Trolleys for Austin

Austin, a city of great natural beauty, with the Colorado River gliding by south of downtown and the pleasing congruence of hills and lakes flanking its west side, has a unique chance to beautify and humanize its central business district.

Led by architect David Graeber, the East Sixth Conservation Society is pushing ahead with plans to bring trolleys back to serve the downtown area.

Atlanta entrepreneur and lawyer James Bradley found seven of the turn-of-the-century streetcars stored in Lisbon and is offering them to the city for $20,000 each.

The twenty-eight-foot long “horseless buggies” have a dark brown mahogany interior, velvet seats, stained glass windows, and brass gates at each end for the 24 passengers to debark. They are similar to models used in Austin during the early 1900s and run on 600 volts of DC electricity.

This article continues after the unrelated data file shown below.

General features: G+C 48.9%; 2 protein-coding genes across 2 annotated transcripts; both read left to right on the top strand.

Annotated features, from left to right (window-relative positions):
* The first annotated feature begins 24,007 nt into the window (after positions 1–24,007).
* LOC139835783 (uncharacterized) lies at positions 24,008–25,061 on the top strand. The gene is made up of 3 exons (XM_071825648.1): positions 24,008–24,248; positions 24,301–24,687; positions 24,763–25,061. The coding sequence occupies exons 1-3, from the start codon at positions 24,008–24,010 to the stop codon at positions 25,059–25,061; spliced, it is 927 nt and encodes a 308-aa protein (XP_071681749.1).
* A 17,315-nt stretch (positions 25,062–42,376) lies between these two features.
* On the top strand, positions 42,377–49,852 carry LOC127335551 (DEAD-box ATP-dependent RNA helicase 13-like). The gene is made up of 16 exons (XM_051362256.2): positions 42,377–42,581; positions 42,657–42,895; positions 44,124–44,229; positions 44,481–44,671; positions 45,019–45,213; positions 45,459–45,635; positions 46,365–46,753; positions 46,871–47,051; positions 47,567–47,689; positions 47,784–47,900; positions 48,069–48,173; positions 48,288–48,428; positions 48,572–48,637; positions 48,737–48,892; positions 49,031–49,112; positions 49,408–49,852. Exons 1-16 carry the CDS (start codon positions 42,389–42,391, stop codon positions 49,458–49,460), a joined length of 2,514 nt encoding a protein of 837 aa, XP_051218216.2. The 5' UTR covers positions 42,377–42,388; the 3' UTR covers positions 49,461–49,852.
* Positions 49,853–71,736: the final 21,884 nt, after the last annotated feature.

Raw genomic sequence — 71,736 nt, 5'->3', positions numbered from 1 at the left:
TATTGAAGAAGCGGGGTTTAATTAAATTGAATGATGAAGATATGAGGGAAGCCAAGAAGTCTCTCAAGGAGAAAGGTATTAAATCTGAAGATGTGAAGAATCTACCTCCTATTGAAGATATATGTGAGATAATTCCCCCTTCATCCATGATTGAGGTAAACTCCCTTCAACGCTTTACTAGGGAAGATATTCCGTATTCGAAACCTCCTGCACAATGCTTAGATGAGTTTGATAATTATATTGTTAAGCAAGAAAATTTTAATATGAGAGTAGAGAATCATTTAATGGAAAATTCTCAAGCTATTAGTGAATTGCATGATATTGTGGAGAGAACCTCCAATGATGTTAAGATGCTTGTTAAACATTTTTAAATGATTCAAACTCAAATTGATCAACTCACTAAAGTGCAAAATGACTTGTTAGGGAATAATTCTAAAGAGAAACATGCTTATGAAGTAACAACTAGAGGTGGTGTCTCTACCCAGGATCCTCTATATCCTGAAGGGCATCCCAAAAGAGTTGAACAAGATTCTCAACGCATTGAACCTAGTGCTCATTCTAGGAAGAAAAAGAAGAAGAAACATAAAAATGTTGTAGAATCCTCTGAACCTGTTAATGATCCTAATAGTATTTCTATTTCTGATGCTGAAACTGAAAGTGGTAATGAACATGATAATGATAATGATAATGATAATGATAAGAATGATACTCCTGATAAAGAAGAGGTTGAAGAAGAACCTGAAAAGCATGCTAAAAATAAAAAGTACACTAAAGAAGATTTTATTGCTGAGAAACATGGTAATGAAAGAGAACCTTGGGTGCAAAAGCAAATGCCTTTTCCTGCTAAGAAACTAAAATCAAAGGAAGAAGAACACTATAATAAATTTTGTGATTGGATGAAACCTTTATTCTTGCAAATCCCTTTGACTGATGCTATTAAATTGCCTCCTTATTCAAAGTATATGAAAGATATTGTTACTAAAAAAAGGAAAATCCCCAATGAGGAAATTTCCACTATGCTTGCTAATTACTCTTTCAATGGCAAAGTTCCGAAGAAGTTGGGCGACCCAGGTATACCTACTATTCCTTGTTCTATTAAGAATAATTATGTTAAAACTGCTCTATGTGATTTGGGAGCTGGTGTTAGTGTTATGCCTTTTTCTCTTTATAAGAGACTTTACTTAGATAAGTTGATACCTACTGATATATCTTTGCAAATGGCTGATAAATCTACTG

City council members are excited about the idea, voting unanimously (something as rare as the trolleys) to ask Urban Transportation Director Joe Ternus to study advantages and disadvantages of trolley systems now in use in New Orleans, San Francisco, and Boston.

Ternus is withholding judgment. “I don’t think our preliminary report would necessarily kill it or mean that trolleys would come back to Austin. Despite the charisma of the plan, we must consider all sides before recommending anything,” Ternus concluded.

If councilmen do vote to include the trolleys in the master transportation plan (due to be submitted within the year), federal funding would pay for 80 per cent, including costs of all seven cars. Graeber estimates total cost to the city at $120,000.

The proposed tracks would run west from East Sixth and Sabine, turn north on Brazos by the Driskill Hotel, up to and left on Eleventh in front of the Capitol Building, left again and south on Colorado passing by the Governor’s Mansion, and back east on Fifth Street.

If approved, the trolleys and the Society’s plan to plant sycamores along East Sixth would return an early 20th-century tone and flavor to a forgotten part of downtown Austin.

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